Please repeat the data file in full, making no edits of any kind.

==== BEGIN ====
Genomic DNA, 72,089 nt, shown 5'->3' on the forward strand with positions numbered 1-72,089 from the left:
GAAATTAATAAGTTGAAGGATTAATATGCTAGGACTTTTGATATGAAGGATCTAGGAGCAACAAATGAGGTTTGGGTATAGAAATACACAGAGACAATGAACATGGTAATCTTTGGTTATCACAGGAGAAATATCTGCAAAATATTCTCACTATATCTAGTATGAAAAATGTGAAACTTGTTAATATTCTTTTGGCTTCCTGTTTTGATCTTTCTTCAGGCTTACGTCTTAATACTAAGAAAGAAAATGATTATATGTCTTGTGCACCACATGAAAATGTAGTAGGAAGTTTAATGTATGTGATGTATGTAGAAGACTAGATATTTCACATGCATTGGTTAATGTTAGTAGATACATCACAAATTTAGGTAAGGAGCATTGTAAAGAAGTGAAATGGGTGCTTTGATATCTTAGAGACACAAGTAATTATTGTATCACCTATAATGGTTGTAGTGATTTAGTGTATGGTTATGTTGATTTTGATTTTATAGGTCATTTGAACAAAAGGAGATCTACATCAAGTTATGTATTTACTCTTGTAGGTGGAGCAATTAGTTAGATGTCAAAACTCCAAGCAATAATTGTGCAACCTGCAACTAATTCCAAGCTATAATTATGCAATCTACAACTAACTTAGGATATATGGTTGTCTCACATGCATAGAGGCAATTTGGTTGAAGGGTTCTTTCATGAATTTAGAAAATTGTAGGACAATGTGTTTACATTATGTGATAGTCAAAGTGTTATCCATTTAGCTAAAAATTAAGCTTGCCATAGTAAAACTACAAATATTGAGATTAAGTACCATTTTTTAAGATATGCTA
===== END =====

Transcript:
Genomic DNA, 72,089 nt, shown 5'->3' on the forward strand with positions numbered 1-72,089 from the left:
GAAATTAATAAGTTGAAGGATTAATATGCTAGGACTTTTGATATGAAGGATCTAGGAGCAACAAATGAGGTTTGGGTATAGAAATACACAGAGACAATGAACATGGTAATCTTTGGTTATCACAGGAGAAATATCTGCAAAATATTCTCACTATATCTAGTATGAAAAATGTGAAACTTGTTAATATTCTTTTGGCTTCCTGTTTTGATCTTTCTTCAGGCTTACGTCTTAATACTAAGAAAGAAAATGATTATATGTCTTGTGCACCACATGAAAATGTAGTAGGAAGTTTAATGTATGTGATGTATGTAGAAGACTAGATATTTCACATGCATTGGTTAATGTTAGTAGATACATCACAAATTTAGGTAAGGAGCATTGTAAAGAAGTGAAATGGGTGCTTTGATATCTTAGAGACACAAGTAATTATTGTATCACCTATAATGGTTGTAGTGATTTAGTGTATGGTTATGTTGATTTTGATTTTATAGGTCATTTGAACAAAAGGAGATCTACATCAAGTTATGTATTTACTCTTGTAGGTGGAGCAATTAGTTAGATGTCAAAACTCCAAGCAATAATTGTGCAACCTGCAACTAATTCCAAGCTATAATTATGCAATCTACAACTAACTTAGGATATATGGTTGTCTCACATGCATAGAGGCAATTTGGTTGAAGGGTTCTTTCATGAATTTAGAAAATTGTAGGACAATGTGTTTACATTATGTGATAGTCAAAGTGTTATCCATTTAGCTAAAAATTAAGCTTGCCATAGTAAAACTACAAATATTGAGATTAAGTACCATTTTTTAAGATATGCTA